Airlines Bask in $29 Billion Worth of Your Baggage Fees in 2022
When you’re booking an airline ticket these days, it can feel like you have to pay extra for everything. From seat selection, to priority boarding and even snacks can all come with an additional fee these days. But nowhere are airline fees more tiresome than when it comes to your packed essentials, where carriers, around the world, managed to rake in more than $29 billion in fees last year.
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According to a report from consultancy firm IdeaWorksCompany and CarTrawler, airlines are tapping into the gold mine that is excess baggage fees in a big way, with revenue from charges accounting for 4.2 percent of global airline revenue.
The report, which was brought to our attention by Simply Flying shows that revenue from baggage was up by more than $8 billion in 2022, compared with the previous year. And, while that figure is below the pre-pandemic level of $32.9 billion in 2019, the report found that the percentage of the total revenue airlines now make on baggage fees is up from 3.7 percent just three years ago.
Airlines charge for checked bags, oversized luggage and sometimes carry-on. Photo: Marcos del Mazo/LightRocket (Getty Images)
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According to Simply Flying, airlines now have three main sources of luggage fees: checked baggage, added fees for heavy bags and fees imposed on larger carry-on bags. The site reports:
“For global network carriers, the baggage revenue is usually associated with basic-economy fares, while for low-cost carriers, baggage fees are typically charged to all consumers.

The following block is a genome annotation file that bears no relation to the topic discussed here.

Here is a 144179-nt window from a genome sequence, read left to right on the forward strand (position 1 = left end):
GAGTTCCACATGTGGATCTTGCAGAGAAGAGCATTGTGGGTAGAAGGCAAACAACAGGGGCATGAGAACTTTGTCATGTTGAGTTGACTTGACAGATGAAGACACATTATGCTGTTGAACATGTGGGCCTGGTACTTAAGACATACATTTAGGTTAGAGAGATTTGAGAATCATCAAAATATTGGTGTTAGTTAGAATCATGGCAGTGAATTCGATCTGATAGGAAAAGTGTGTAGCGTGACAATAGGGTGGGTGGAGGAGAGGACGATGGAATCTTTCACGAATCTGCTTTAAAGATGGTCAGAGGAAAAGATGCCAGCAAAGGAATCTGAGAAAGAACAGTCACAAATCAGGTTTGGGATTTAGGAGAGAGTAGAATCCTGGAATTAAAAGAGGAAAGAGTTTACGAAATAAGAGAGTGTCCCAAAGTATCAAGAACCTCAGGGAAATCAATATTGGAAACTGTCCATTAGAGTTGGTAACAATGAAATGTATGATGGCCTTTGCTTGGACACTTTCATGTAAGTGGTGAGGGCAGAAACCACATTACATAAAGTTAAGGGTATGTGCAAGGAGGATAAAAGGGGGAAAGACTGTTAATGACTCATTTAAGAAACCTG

“That picture has changed, and now only eight airlines include checked baggage for their cheapest ticket types.”
As global carriers have sought to keep up with cheaper prices offered by budget airlines, many have introduced new tickets that don’t include things like carry on luggage or seat selection. Passengers that want to include these in their travel are then charged a fee to check their bags into the hold or carry additional luggage onboard the aircraft. This flexibility, the report argues, might actually be a good thing for customers:
“While no one is happy with paying for something once free, IdeaWorksCompany points out that baggage fees are good news for consumers. The report said they are a sign of ‘robust competitive behavior between traditional and low-cost carriers’ and that more network carriers in the Middle East and Asia ‘will gradually adopt a stronger a la carte approach’.”
But what do you think to this way of thinking? Are you happy having the flexibility to add carry-on bags when you need them, or would you prefer not to be charged for something that was once a given in airline travel?